I know about this first hand because I have struggled with these same fears.  My early childhood was filled with other people using their power to hurt me.  I have had to learn, through many hours of counseling and the good guidance of close friends, that misusing power because of fear is unproductive, impractical and hurtful.

So what does all this mean to you in your major gift journey?  Here are a few observations:

  1. YOU are a powerful person.  Yes you are!  You might not feel like it, but that is likely because you have allowed others to make you small.  Get on a journey to come into your own power.
  2. Use your power to honor, respect, help and lift up others.  These others include your spouse, significant other, fellow team members, your boss, your kids, your donors, the service people in your life, people on the street – every human being you run into.  And, all the animals in your life as well.  And the earth.  If you are using your power to abuse others, animals, things and the earth, then you are on the wrong track.  Get help to change your course.
  3. In your major gift role, pay particular attention to using your power correctly with donors.  You have information, you have the ability to answer concerns and complaints, you are able to control how quickly a donor is thanked, you can match donors’ interests and passions to a project that will bring them joy, you are in control of the communication stream to the donor and can turn the frequency and “volume” up or down on what the donor receives – you are in control of most of the relationship between your donor and the organization.  Use this power wisely to lift the donor up and honor her.
  4. Value and preserve yourself and, from that place of power, focus on others.  Learning to love yourself is no easy task.  I have spent a lifetime doing it.  And because I am human, I will always revert back to my old ways of selfishness and power grabbing if I don’t watch it.  So I am constantly on alert.  But I have discovered that there is a direct link between valuing and preserving myself and my ability to use my power to honor and lift up others.  When my love of self level is low, I tend to get more power hungry and self oriented.  When it is high, I am able to focus more generously on others.  So I have learned to stay in touch with that dial and take steps to correct my heart and mind when needed.  I suggest you do the same.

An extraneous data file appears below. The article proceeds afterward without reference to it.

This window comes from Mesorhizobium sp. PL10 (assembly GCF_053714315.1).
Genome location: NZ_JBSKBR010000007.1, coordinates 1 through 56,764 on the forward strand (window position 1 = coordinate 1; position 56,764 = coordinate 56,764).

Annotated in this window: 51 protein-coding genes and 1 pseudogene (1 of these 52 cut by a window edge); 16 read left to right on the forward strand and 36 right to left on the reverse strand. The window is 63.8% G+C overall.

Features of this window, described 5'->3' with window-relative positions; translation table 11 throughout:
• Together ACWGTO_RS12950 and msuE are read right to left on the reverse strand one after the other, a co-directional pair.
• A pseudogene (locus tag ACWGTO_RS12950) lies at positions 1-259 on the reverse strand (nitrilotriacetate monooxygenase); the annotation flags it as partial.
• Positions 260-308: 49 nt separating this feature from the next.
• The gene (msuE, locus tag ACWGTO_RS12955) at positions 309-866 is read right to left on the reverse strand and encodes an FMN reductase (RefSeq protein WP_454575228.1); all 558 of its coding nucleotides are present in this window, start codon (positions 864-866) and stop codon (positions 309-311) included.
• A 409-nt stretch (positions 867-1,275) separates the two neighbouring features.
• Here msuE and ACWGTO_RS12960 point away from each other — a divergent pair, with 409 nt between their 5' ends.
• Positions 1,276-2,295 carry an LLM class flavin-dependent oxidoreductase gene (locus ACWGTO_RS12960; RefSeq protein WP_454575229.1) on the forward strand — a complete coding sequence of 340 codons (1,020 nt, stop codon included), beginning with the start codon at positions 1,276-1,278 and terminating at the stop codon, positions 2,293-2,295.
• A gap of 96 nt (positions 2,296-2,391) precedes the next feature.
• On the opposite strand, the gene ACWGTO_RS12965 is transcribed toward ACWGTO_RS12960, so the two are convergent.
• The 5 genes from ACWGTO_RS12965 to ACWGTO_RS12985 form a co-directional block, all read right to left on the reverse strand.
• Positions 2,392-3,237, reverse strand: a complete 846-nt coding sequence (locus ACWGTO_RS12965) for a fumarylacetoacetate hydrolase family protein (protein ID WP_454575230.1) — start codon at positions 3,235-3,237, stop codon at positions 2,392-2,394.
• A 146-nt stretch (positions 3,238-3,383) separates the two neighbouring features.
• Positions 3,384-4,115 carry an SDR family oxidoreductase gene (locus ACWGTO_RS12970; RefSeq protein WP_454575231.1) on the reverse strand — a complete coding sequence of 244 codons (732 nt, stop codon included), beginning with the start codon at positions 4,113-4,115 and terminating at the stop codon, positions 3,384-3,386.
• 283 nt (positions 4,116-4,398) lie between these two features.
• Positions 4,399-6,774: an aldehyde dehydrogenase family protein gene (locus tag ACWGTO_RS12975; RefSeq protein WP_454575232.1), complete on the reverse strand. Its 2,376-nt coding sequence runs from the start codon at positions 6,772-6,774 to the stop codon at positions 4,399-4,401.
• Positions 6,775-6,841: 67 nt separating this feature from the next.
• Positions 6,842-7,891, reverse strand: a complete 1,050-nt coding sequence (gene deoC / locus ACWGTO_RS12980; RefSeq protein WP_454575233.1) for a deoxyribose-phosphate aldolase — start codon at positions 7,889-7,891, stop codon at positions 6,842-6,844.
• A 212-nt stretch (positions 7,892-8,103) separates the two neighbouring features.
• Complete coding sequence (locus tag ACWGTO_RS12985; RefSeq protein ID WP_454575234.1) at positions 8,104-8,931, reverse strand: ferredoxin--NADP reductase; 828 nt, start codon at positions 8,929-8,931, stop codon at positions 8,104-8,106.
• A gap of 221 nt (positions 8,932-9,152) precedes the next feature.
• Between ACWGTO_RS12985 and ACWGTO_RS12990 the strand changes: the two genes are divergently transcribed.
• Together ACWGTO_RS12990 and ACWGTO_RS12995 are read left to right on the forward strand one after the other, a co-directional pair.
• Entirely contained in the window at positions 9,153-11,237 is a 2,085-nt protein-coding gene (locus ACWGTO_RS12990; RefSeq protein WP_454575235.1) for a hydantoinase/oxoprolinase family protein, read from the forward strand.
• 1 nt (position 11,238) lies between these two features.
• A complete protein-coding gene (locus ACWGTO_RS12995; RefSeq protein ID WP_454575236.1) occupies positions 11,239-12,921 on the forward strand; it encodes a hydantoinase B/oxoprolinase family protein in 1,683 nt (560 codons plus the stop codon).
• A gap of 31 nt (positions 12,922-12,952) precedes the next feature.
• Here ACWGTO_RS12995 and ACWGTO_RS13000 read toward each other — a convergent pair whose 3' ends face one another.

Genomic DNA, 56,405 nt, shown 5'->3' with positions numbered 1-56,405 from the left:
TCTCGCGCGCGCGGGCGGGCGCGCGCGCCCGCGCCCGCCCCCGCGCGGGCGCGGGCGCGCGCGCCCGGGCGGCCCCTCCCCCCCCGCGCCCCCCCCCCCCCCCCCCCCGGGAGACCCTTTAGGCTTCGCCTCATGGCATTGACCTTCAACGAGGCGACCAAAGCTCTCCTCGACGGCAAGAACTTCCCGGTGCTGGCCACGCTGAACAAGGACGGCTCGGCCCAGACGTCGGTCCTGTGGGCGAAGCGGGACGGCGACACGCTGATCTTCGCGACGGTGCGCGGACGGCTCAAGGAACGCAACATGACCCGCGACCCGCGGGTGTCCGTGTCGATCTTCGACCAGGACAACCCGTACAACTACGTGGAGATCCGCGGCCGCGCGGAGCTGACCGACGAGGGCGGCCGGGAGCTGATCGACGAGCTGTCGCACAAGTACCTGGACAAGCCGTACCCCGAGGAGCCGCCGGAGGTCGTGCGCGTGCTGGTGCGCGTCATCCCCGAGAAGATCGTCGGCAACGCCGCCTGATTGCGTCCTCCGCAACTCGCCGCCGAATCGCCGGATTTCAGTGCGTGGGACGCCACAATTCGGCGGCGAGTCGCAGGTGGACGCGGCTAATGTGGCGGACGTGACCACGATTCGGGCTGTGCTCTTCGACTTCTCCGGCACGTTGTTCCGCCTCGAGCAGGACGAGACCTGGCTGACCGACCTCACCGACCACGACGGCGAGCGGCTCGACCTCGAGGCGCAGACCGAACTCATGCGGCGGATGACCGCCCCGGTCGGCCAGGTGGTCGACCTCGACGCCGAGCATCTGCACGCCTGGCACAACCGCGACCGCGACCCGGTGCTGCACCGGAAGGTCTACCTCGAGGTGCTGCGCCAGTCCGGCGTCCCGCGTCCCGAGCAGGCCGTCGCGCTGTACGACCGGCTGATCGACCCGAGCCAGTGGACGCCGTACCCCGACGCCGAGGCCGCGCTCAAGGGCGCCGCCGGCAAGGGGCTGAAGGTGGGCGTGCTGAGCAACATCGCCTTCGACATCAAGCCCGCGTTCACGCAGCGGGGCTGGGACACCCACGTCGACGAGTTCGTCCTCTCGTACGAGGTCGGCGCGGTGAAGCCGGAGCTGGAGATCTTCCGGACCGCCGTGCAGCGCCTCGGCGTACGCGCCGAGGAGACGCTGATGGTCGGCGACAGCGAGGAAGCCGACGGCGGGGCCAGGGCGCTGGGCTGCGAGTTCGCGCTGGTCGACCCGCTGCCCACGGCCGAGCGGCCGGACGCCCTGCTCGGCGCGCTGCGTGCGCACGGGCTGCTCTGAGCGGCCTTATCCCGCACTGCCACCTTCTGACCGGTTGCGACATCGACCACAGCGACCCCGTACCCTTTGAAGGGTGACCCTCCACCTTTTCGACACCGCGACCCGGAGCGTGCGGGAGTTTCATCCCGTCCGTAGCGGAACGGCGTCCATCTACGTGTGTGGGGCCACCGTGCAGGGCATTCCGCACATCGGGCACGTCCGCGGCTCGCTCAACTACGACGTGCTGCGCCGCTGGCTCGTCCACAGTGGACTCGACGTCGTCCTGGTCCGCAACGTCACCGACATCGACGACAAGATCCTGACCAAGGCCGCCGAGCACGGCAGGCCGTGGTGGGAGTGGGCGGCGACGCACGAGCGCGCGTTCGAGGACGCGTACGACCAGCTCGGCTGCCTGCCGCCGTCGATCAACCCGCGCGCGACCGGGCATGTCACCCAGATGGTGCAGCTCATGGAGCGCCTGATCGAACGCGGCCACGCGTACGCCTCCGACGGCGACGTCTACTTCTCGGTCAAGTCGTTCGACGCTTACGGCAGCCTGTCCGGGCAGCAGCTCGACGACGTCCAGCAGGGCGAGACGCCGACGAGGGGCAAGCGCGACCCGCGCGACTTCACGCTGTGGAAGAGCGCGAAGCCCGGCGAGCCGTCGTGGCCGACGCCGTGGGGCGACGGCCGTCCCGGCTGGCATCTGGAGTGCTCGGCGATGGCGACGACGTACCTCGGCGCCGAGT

In the introduction to this series on money, position and power I asked you to make a list of what truly brings you happiness and fulfillment.

Hopefully, the main focus of your list is about others – serving them, lifting them up, building them, walking with them, encouraging them, helping them, etc.  Hopefully, there isn’t an entry on your list that says something like “if only I had more money I would be happy” or “if only I had that position or more authority and power I would be happy”.  If you have written something like that, I would ask you to re-read this series and ponder the question:  Does the pursuit of money, position and power fundamentally bring happiness and fulfillment?

I don’t think so.

And that is the dilemma we all face in this society of ours that is so oriented to the acquisition of money, position and power.  How do you operate and properly move ahead in such an environment?

Through service to others – outrageous service to others.



About Jeff Schreifels and Richard Perry

Jeff Schreifels and Richard Perry have over 55 years of experience fundraising for non-profits. Richard Perry was co-owner of Domain Group until 2005. Jeff Schreifels was a Senior Strategist for Domain Group for 12 years. They came together a few years ago to start Veritus Group, a full-service major gift fundraising agency. Veritus Group has a unique, data-driven approach unlike any agency focused on major gifts. Jeff and Richard are passionate about their work, passionate about life and hopes this blog will provide you with insights and tangible benefits for you and your work. Thank you for reading!
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3 Responses to How To Use Your Power Correctly

  1. Olivia says:

    Richard, I appreciate both you and Jeff’s honesty and insight.

  2. Kathy Buenger says:

    This is critical insight. “Me energy” people can come across in an interview as enthusiastic go-getter “cowboys”, not afraid to ask and cold call. Short-term, they can be very attractive individuals, in many ways. Long-term, they can become problems: rogues, he said/she said, promise-them-the-moon types. Individuals like this–in the game for themselves only– can undermine the integrity of the team and compromise the institution in a heartbeat.

  3. Richard Perry says:

    Excellent insights, Kathy! In fact, it is that attractiveness that gets them into a lot of places. And then the trouble starts. Thanks. Good input.